Winner of the Susan Smith Blackburn Prize and the 2004 Pinter Prize for Drama.
“This is a lovely and ambitious play, suffused with generosity of spirit, from a writer whose courage, wit, and intelligence has always moved and inspired me. It’s about human connection under duress, and Miller honors her subject’s vastness, fragility, and elusiveness. She explores the various means — confession, observation, investigation, fiction — through which people seek out and seek to sustain relatedness. Among the play’s virtues is that it reminds us that worlds are destroyed when human relationships unravel, and when worlds come unraveled it is only relationships that sustain life. If it is the case that this all-important skein of connection is assembled through discrete moments as brief as eye contact, as Miller seems to suggest, then it is true that in these discrete moments, worlds can be redeemed.”
TONY KUSHNER, Pulitzer Prize-winning author of Angels in America, Homebody/Kabul, and Caroline, or Change
“A Map of Doubt and Rescue is a kind of theatrical poem — characters are words, their longings delicious rhythms, their memories lyrical motion. It is a play, trying to remember itself, trying to reassemble meaning — full of the richest loneliness and language.”
EVE ENSLER, author of The Vagina Monlogues, The Good Body, and Necessary Targets
“A Map of Doubt and Rescue is one of those rare works of art in which structure and meaning come together perfectly, taking its audience on a journey, in which, to paraphrase T. S. Eliot, we return to the place from which we began and know it fully for the first time. That theatrical journey celebrates art, vision, forgiveness, and above all our human interconnectedness which exists despite the limits of individual perspective. We leave the theatre assured that our private rooms open onto larger vistas which touch and are touched by all humanity. Susan Miller’s play is a remarkable, lyrical achievement in theatre.”
Francis Gillen Editor, THE PINTER REVIEW
“We all make mistakes, of course, and most of us try to put them behind us as rapidly as possible. But on stage at this year’s Ojai Playwrights Festival, mistakes in life were as often as not celebrated by characters as diverse as a Pulitzer Prize-winning editor, a great Russian poet and an ambitious young politician.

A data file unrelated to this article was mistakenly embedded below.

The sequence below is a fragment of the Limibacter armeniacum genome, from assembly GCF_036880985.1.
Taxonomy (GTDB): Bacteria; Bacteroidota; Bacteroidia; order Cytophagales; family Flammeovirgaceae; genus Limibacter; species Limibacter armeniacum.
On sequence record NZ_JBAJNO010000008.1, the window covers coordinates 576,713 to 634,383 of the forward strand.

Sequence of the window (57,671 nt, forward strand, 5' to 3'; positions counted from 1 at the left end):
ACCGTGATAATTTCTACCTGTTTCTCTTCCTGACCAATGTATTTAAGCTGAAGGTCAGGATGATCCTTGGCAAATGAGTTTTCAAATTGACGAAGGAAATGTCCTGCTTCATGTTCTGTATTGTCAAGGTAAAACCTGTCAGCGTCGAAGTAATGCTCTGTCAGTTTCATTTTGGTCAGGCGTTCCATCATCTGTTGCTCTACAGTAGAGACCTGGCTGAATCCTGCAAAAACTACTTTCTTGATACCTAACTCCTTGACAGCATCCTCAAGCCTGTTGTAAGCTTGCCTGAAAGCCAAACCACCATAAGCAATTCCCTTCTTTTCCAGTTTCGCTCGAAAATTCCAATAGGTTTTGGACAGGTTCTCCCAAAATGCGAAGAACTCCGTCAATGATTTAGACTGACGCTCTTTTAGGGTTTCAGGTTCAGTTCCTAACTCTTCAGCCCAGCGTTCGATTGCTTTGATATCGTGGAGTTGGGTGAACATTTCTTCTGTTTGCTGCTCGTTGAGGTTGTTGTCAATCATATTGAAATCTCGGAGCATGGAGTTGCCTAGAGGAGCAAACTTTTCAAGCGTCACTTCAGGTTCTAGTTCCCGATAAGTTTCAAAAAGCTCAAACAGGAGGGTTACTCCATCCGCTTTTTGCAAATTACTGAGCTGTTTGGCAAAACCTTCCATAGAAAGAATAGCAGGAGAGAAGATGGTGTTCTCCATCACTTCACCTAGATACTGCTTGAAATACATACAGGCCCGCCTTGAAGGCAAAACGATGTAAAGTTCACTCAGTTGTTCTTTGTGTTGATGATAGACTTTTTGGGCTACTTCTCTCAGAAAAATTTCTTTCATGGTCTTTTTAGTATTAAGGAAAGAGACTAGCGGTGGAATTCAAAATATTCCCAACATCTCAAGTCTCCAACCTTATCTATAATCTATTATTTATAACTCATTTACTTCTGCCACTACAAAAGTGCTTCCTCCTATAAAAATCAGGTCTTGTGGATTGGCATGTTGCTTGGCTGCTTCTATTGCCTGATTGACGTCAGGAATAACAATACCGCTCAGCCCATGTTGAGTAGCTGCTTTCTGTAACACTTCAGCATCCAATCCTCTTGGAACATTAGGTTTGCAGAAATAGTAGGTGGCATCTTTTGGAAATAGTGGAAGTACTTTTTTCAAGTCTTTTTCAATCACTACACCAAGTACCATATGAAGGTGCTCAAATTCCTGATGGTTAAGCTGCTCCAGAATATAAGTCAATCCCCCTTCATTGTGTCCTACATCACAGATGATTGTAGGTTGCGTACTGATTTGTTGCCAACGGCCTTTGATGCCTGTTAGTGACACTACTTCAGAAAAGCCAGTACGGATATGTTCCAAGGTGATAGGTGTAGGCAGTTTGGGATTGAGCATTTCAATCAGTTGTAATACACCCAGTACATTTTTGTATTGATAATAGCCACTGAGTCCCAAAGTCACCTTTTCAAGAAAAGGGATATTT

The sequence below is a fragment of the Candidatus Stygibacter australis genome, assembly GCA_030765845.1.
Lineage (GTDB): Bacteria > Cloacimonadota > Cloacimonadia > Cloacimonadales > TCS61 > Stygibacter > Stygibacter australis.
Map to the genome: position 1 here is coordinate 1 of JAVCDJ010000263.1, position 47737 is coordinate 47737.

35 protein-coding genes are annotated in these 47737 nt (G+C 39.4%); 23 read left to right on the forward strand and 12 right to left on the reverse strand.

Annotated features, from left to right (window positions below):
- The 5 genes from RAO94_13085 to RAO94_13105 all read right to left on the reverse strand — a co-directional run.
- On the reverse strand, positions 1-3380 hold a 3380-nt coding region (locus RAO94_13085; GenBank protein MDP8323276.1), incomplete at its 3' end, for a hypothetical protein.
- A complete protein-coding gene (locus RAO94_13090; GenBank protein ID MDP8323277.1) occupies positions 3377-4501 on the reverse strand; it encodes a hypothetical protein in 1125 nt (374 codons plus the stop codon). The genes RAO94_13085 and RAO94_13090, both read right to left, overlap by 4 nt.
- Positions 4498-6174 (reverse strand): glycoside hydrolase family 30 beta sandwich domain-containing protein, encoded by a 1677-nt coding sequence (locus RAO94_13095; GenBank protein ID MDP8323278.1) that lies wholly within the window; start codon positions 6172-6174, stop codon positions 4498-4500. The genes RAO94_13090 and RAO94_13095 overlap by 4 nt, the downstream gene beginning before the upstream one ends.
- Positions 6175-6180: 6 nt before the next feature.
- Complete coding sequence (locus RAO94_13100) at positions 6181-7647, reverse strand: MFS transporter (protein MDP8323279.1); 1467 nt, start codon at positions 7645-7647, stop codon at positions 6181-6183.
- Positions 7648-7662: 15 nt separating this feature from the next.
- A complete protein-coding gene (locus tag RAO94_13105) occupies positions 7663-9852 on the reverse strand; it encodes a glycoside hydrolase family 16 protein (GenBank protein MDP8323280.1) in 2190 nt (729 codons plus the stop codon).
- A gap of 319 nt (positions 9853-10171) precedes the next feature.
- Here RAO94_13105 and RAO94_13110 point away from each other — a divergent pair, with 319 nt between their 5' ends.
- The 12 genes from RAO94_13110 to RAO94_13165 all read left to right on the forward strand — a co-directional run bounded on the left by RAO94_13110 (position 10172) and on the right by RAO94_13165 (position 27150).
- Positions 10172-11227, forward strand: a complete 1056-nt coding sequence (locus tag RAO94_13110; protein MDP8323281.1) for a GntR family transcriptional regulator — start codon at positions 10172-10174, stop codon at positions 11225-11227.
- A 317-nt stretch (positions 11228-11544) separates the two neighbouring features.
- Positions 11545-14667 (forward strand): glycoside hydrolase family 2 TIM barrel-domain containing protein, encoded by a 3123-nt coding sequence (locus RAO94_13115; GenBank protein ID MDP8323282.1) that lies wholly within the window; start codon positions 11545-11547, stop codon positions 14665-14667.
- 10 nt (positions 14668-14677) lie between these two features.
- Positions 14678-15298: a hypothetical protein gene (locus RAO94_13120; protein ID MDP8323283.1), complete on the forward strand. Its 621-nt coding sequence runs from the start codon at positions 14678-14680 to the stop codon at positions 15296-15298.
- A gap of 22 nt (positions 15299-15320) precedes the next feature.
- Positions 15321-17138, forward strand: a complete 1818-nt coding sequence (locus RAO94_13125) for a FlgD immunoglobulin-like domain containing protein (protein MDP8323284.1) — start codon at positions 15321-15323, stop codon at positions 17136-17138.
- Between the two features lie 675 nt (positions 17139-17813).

Susan Miller, a two-time winner of the Obie Award, expressed this theme most eloquently in the play that climaxed the festival, her spectacularly original Map of Doubt and Rescue. The play opens with a newspaperman looking for goofs for his “Mistakes” column. He wants not to mock or lecture his readers, but to show them, he says, how “to dissolve the properties of the word ‘mistake’ and imbue it with some kind of glorious, shattering possibility.”
The play instantly puts him to the test. No sooner has he found a social miscue for the column then his wife (played by Judith Light) arrives to say she’s leaving him. While he’s trying to talk to her, he’s interrupted by a call. It’s good news, he’s told, but when he takes it, his wife leaves. He’s won the Pulitzer for convincing readers that mistakes can be opportunities. But how will he convince himself?
Having brought out this theme, the play swerved into a dramatic landscape rich in character, incident and comedic wordplay, but with a minimum of plot. The play calls for eight actors, all of whom took on multiple roles save for Michael Gross (the touchingly idealistic newspaperman). By design, the actress who portrays the wife becomes a studio executive making a film based on the book the estranged wife wrote about the failing marriage. The actor playing a goofy film nerd becomes a hot young screenwriter uncertain of the worth of the movies. An American girl who identified with Anne Frank becomes a Serbian poet who adores the movies. The ever-changing characters swim through each other’s lives, finding the humor in their differences, sharing their sorrows and often finishing each other’s sentences. It’s easy for them: they may appear different, but they have so much in common.”
VENTURA COUNTY REPORTER
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